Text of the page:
Aug. 23, 2014 SIGN IN | REGISTER

Scott, Cantor Wage a Friendly Battle

Bill Clark/Roll Call
A bipartisan town hall meeting on Monday featured none of the fireworks so common this summer, as Virginia Reps. Eric Cantor (left) and Bobby Scott shared a stage — and many positions.

“The best way to control the cost [of health insurance] is competition,” Cantor said. “We should be putting in place incentives [at the federal level] for states to have compacts with each other.”

He said if individuals could buy insurance outside of the state, insurance companies would be forced to compete with each other.

Scott focused on the merits of the House Democratic proposals and compared the public insurance option to Medicare and Medicaid.

“Government Medicare and Medicaid have polled higher than private insurance based on polls,” Scott said.

Scott conceded the price tag associated with the House Democratic health care reform bills is high — estimated at more than $1 trillion over 10 years — but argued that the measure would be paid for unlike other priorities such as the wars in Iraq and Afghanistan.

After the forum, Cantor said he was confident health care reform will pass the House in some form this year — although he said the threat of a public insurance option still looms large.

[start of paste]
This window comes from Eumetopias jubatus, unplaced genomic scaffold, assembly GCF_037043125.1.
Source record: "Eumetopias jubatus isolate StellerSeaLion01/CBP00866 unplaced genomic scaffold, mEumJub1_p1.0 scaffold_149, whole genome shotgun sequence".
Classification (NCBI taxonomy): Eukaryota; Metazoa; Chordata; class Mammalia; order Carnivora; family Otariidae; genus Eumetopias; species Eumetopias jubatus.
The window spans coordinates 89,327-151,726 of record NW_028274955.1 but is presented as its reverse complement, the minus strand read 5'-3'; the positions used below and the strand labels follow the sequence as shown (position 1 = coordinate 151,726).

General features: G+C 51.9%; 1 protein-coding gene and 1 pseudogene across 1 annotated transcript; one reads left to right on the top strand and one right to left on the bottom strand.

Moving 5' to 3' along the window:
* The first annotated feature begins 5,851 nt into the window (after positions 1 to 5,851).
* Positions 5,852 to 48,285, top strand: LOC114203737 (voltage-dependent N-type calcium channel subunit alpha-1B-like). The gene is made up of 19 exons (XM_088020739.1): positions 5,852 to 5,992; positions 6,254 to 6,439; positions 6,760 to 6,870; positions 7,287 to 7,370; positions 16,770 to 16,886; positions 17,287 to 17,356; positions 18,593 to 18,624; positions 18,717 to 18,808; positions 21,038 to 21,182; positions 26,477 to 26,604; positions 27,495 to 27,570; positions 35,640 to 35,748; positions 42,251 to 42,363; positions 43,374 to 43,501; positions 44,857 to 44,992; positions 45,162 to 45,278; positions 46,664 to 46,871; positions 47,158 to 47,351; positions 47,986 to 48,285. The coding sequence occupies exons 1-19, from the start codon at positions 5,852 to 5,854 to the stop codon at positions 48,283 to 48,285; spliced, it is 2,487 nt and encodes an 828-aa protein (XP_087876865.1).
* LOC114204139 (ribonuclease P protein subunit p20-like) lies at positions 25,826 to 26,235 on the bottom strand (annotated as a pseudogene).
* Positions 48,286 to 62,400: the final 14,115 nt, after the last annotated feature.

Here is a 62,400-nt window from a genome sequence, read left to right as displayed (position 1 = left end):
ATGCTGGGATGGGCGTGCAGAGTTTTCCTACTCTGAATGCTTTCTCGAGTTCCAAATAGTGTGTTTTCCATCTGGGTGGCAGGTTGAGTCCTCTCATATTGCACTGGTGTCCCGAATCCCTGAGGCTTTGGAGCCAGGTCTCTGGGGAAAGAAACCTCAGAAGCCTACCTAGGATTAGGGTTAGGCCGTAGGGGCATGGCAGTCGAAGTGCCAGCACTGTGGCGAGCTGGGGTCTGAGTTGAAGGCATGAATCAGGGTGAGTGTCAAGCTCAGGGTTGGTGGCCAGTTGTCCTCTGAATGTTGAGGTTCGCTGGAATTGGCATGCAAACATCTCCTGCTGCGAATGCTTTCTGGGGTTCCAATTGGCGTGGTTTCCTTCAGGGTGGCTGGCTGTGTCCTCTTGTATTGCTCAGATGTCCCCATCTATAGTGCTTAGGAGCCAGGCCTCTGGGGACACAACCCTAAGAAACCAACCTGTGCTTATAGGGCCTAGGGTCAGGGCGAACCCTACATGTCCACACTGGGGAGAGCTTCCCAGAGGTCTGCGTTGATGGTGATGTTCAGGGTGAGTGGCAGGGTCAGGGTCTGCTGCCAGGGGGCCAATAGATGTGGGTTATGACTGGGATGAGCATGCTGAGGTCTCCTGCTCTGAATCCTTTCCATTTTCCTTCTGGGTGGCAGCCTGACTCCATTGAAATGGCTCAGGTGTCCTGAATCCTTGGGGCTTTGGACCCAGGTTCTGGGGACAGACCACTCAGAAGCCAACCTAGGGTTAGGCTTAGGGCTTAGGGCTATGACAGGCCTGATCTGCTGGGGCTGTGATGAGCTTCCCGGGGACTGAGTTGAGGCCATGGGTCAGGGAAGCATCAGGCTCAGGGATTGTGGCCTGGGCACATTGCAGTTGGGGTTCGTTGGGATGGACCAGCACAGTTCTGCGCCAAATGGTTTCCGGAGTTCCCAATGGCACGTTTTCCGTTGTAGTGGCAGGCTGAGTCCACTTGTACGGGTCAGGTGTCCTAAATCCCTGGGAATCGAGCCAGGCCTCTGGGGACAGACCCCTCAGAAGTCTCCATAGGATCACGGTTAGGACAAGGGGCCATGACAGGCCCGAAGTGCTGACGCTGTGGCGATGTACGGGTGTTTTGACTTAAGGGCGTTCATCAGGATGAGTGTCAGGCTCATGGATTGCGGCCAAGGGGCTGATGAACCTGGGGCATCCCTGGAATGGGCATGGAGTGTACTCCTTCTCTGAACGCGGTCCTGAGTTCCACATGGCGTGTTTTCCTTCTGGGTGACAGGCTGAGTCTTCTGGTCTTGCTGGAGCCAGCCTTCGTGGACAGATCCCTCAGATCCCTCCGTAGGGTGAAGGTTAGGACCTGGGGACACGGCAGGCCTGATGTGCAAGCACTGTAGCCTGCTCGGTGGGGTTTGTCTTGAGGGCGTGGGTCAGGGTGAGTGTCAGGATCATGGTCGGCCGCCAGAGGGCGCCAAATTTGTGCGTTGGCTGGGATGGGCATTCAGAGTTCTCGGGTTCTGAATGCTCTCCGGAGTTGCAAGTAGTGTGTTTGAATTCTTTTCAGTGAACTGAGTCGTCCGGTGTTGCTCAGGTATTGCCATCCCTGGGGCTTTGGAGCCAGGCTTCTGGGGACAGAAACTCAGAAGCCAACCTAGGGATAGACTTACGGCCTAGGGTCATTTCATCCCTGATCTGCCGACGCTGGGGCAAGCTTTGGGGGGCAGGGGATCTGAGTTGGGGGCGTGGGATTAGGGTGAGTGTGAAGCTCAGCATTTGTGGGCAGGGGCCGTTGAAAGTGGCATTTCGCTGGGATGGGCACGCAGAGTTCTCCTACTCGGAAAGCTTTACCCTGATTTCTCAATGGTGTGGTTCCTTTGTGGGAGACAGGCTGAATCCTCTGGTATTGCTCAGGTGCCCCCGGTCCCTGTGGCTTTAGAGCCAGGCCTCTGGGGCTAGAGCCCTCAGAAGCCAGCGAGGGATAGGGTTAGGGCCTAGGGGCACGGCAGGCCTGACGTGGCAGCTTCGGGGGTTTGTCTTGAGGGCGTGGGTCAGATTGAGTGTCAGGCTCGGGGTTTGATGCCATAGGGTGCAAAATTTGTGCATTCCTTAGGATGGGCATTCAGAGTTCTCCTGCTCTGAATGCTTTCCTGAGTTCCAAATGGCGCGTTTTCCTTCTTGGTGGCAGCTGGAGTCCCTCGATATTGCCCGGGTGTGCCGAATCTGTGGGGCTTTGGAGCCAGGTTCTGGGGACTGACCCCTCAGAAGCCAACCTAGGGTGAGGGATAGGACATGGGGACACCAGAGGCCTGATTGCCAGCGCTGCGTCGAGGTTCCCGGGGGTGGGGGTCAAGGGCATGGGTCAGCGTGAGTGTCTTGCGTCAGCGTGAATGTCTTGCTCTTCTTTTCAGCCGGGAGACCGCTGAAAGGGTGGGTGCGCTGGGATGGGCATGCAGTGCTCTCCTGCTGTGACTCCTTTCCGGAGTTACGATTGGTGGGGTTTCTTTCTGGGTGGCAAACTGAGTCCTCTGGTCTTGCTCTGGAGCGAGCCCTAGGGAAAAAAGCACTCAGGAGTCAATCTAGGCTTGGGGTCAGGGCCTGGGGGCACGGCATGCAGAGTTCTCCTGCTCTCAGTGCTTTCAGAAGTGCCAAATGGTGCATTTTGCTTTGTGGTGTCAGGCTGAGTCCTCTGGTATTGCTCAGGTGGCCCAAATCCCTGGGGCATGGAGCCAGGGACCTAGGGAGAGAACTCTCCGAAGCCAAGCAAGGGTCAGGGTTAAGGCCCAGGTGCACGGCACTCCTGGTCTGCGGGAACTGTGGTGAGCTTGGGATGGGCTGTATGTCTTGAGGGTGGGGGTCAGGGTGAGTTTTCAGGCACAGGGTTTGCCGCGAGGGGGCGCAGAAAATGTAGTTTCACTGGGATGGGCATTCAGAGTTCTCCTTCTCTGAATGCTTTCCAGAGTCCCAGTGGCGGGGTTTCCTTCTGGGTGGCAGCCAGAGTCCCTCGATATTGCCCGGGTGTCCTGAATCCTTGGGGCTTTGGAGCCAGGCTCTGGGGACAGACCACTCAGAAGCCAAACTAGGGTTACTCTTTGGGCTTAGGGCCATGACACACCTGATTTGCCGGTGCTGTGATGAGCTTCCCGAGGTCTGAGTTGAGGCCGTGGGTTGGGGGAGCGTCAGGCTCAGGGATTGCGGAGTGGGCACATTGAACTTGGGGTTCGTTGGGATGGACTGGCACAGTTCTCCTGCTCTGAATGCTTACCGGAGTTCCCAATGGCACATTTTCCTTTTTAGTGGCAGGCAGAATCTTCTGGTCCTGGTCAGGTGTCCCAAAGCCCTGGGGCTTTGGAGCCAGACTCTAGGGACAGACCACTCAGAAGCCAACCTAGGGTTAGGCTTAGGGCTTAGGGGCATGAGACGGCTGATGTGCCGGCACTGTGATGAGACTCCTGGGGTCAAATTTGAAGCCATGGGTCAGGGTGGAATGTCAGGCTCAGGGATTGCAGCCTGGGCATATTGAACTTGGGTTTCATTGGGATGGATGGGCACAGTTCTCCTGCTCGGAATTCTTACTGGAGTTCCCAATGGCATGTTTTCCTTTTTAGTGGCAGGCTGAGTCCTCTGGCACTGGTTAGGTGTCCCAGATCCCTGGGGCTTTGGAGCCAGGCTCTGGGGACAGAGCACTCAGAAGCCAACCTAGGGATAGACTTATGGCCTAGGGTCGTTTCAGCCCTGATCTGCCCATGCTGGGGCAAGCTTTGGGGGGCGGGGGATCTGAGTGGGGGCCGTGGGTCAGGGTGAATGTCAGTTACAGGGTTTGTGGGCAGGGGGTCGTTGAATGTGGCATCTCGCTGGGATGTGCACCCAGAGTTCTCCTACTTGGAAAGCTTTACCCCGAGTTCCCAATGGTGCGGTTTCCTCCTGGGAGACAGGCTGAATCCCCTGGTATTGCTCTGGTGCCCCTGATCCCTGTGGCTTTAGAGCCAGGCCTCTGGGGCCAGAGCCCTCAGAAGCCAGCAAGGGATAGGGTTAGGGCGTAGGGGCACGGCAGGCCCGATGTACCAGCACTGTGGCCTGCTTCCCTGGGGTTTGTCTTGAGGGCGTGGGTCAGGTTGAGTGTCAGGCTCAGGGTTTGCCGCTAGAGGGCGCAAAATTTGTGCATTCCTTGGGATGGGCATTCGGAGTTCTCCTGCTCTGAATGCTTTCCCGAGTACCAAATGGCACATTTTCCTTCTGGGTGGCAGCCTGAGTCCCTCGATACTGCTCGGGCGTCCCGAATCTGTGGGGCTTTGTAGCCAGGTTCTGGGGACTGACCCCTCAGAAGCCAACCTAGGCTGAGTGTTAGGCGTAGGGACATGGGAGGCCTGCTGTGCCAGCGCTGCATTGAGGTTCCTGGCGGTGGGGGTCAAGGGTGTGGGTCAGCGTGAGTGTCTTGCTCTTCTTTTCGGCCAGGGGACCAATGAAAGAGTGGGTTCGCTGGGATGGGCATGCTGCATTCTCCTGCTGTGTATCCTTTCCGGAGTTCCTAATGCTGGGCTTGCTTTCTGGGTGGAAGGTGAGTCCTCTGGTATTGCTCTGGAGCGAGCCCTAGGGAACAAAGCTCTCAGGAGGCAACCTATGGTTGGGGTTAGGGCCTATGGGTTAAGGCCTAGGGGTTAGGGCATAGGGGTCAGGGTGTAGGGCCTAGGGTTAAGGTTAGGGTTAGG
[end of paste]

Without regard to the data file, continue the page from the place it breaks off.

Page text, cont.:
Several of Cantor’s Republican colleagues in the House and Senate have declared the public health insurance to be dead upon arrival over the past two weeks.

“I think that something will emerge,” Cantor told reporters after the meeting, which was held just outside his Congressional district. “It’s that important for this administration to show it can deliver on something. It hasn’t delivered on anything other than the stimulus bill thus far.”

Cantor also suggested the public option could be put in the bill as an “invisible public option” in the form of a “trigger” mechanism or as a public co-op.

“I’m not convinced that the public option is dead,” Cantor said.

He added that he had heard Speaker Nancy Pelosi (D-Calif.) expected to have a bill in the House as early as next month.

“I’m interested to see what kind of bill comes out there because of her insistence that it have a public option in it,” he said. “She won’t get much Republican support if that is the case.”

After the forum, several attendees who asked questions said they weren’t satisfied with the answers they received from either Congressman.

“It doesn’t have to be called a public option, but it’s got to be something [where lawmakers can] show me how it works,” said Marlee Skinner, a registered nurse from Richmond who asked Cantor whether Republicans had an alternative to the public insurance option.

Skinner said she would continue to call Scott and Virginia Democratic Sens. Jim Webb and Mark Warner to get some answers.

Eileen Davis, also a registered nurse from Richmond and a progressive Democrat, said, “We’re not even debating health care. We are debating the managers of the health care coverage.”

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